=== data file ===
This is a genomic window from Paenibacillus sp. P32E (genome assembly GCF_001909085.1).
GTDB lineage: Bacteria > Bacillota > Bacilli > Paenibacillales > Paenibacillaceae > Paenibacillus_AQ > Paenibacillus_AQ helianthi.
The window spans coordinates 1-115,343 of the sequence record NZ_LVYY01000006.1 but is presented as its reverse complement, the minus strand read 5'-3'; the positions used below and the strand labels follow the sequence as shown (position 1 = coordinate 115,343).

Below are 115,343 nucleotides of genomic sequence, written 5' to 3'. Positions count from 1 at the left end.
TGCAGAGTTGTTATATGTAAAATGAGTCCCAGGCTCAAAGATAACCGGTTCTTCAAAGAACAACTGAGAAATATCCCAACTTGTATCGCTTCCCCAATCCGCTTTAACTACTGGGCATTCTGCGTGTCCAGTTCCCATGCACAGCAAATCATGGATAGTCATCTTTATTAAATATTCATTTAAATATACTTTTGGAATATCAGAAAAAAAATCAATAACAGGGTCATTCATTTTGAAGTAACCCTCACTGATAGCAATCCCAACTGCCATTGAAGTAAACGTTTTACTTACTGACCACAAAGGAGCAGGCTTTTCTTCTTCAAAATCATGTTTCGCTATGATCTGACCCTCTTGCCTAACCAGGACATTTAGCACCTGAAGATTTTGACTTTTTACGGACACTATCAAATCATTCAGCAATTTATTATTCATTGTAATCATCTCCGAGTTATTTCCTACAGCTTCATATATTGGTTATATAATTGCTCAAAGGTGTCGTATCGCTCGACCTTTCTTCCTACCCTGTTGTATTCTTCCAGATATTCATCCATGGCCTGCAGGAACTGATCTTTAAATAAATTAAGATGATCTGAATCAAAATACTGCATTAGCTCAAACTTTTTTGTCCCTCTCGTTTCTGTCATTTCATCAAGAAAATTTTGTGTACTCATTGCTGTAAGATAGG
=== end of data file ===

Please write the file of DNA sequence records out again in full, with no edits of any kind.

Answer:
This is a genomic window from Paenibacillus sp. P32E (genome assembly GCF_001909085.1).
GTDB lineage: Bacteria > Bacillota > Bacilli > Paenibacillales > Paenibacillaceae > Paenibacillus_AQ > Paenibacillus_AQ helianthi.
The window spans coordinates 1-115,343 of the sequence record NZ_LVYY01000006.1 but is presented as its reverse complement, the minus strand read 5'-3'; the positions used below and the strand labels follow the sequence as shown (position 1 = coordinate 115,343).

Below are 115,343 nucleotides of genomic sequence, written 5' to 3'. Positions count from 1 at the left end.
TGCAGAGTTGTTATATGTAAAATGAGTCCCAGGCTCAAAGATAACCGGTTCTTCAAAGAACAACTGAGAAATATCCCAACTTGTATCGCTTCCCCAATCCGCTTTAACTACTGGGCATTCTGCGTGTCCAGTTCCCATGCACAGCAAATCATGGATAGTCATCTTTATTAAATATTCATTTAAATATACTTTTGGAATATCAGAAAAAAAATCAATAACAGGGTCATTCATTTTGAAGTAACCCTCACTGATAGCAATCCCAACTGCCATTGAAGTAAACGTTTTACTTACTGACCACAAAGGAGCAGGCTTTTCTTCTTCAAAATCATGTTTCGCTATGATCTGACCCTCTTGCCTAACCAGGACATTTAGCACCTGAAGATTTTGACTTTTTACGGACACTATCAAATCATTCAGCAATTTATTATTCATTGTAATCATCTCCGAGTTATTTCCTACAGCTTCATATATTGGTTATATAATTGCTCAAAGGTGTCGTATCGCTCGACCTTTCTTCCTACCCTGTTGTATTCTTCCAGATATTCATCCATGGCCTGCAGGAACTGATCTTTAAATAAATTAAGATGATCTGAATCAAAATACTGCATTAGCTCAAACTTTTTTGTCCCTCTCGTTTCTGTCATTTCATCAAGAAAATTTTGTGTACTCATTGCTGTAAGATAGG